Is healthy dog food a myth? You've probably wondered, since hearing about the recent dog food recalls. Pet lovers like you fear that their dogs will suffer like so many others that ate food containing dangerous ingredients - wheat gluten and a product used in the production of plastics. If you're like other dog owners, you're taking a much closer look at those dog food labels.
They claim to offer the top quality, balanced diet for your pet, but how can you know if it's true? How do you guarantee that your dog eats only healthy food? Is it even possible to get healthy dog food from manufacturers now? It has become tougher to find inexpensive healthy dog food. They use high levels of preservatives and take a lot of processing that destroys nutrients. Many use filler to make up the quantity but it does nothing for quality. The most common fillers are wheat and corn. Dogs don't need corn.
In fact, it can be slow to digest, giving your dog no nutrients whatsoever. Corn and wheat can also trigger allergies in some dogs. Any grain product should include the entire grain so your dog gets all the benefits including fiber, vitamins and minerals. Look for rolled oats, barley, millet and brown rice as these will provide the best nutritional value. When you read the dog food label, look for those with the best ingredient ratio, which is 40% meat, 50% vegetables and 10% grains.
The items are listed in order of quantity. You'll want to make sure meat is at the top of the list. Watch out for meat by-products as this can include indigestible parts of the animals such as feet and beaks. Also, be aware of manufacturers who list meat as the main product, and then follow it with meat by-products. This alters the nutritional ratio significantly. Did you know that Vitamins A and B make good preservatives? Look for labels that list these instead of the cancer-causing chemical preservatives BHA, BHT and Ethoxyquin.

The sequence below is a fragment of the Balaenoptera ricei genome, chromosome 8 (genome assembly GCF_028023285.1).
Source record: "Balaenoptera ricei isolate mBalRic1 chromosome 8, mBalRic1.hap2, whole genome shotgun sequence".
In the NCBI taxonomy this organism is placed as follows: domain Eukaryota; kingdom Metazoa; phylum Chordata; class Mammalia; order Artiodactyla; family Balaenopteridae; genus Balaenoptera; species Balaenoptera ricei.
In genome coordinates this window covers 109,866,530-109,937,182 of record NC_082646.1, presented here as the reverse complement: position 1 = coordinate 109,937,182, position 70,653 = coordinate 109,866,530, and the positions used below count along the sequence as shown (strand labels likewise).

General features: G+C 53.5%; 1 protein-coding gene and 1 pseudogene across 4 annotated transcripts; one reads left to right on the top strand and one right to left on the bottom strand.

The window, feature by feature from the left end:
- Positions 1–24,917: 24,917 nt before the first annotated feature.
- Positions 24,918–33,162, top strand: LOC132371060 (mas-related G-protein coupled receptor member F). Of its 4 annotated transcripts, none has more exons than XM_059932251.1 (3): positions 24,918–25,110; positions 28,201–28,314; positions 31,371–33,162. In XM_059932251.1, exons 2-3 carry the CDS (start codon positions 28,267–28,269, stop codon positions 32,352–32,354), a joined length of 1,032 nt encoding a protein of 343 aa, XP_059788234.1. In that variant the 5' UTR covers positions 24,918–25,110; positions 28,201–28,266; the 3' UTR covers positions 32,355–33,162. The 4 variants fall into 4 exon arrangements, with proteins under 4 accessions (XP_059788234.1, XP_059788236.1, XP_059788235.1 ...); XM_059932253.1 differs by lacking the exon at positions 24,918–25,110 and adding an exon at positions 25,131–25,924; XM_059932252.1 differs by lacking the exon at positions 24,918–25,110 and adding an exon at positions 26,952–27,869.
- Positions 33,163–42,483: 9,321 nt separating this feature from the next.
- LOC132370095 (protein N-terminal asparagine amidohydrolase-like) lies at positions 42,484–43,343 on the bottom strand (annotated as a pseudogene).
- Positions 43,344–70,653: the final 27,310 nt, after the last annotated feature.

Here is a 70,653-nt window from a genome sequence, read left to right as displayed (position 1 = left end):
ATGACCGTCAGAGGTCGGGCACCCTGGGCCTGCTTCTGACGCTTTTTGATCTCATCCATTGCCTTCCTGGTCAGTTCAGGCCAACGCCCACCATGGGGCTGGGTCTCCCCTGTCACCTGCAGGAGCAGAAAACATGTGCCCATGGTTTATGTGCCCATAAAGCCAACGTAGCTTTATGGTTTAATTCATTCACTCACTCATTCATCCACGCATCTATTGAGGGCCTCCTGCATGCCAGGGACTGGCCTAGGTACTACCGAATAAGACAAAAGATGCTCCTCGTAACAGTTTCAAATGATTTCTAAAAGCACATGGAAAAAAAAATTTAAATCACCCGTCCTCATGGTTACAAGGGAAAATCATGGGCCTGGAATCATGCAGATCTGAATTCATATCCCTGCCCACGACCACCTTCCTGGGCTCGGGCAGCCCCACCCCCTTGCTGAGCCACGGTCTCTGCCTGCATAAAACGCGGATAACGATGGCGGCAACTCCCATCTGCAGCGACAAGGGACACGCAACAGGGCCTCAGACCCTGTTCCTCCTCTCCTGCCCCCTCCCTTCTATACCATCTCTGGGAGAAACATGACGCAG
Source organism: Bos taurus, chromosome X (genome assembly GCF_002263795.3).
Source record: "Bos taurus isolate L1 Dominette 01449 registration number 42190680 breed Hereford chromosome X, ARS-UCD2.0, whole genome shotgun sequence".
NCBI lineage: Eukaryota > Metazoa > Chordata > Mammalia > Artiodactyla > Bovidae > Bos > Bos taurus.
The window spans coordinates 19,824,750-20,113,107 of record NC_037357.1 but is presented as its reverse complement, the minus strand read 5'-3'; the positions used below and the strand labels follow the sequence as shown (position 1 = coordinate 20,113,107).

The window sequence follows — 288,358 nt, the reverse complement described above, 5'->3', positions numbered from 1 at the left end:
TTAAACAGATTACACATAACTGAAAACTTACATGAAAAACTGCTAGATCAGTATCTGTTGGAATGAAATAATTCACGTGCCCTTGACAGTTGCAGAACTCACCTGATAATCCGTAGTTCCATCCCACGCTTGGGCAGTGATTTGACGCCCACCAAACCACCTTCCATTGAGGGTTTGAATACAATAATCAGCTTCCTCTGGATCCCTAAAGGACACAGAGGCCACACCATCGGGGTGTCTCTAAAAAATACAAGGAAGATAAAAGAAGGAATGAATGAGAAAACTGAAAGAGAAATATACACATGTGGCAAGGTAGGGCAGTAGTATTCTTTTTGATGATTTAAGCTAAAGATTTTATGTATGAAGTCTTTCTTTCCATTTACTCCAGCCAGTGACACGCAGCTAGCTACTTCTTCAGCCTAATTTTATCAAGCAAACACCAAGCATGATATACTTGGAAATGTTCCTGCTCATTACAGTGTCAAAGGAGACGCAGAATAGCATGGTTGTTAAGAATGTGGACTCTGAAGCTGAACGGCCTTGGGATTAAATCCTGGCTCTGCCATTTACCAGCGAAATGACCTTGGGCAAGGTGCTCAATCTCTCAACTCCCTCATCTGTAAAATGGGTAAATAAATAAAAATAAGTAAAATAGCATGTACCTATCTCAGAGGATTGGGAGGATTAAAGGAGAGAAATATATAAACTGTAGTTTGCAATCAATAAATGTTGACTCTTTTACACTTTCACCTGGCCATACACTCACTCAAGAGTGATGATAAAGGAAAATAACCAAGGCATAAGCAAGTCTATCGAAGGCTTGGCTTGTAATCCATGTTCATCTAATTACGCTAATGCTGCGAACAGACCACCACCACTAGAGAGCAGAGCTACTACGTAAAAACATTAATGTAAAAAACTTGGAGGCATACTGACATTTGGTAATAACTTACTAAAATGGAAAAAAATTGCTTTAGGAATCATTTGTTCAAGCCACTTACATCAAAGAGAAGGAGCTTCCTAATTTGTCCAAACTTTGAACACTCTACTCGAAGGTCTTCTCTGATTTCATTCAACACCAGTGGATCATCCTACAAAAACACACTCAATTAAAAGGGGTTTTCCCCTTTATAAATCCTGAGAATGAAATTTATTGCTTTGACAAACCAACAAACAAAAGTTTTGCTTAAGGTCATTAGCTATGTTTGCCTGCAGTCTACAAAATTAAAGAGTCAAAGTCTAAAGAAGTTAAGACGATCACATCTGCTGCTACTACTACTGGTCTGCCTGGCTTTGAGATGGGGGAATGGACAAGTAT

Choose a good quality, reputable dog food rather than economy brands as the premium food will contain ingredients of higher nutritional value. Keep in mind that your dog might benefit more from a specific type of dog food, rather than a one-for-all brand. While both types of food offer value, some dogs have additional needs. Factors include your breed's inherited health risks, your dog's activity levels and any other underlying conditions that require certain dog food nutrients.
If you want to ensure your dog receives only healthy dog food, you can make it yourself. There are many recipes available online and in dog recipe books. Run an Internet search and you're sure to find a wealth of choices. Look for dog-related forums. People love to go online and chat about their favorite subject - their pets - and share recipes.
Knowing how to read dog food labels will help you to identify the best product for your pet, but you can't beat homemade for your peace of mind and to provide the best nutritional and healthy dog food to your beloved best friend.
Sylvia Dickens is an award-winning journalist who is also a lifelong dog owner. You can read more Dog Training tips on her site. Pick up your free copy of her latest booklet, "Unveiling the Myths & Mysteries of Owning a Puppy"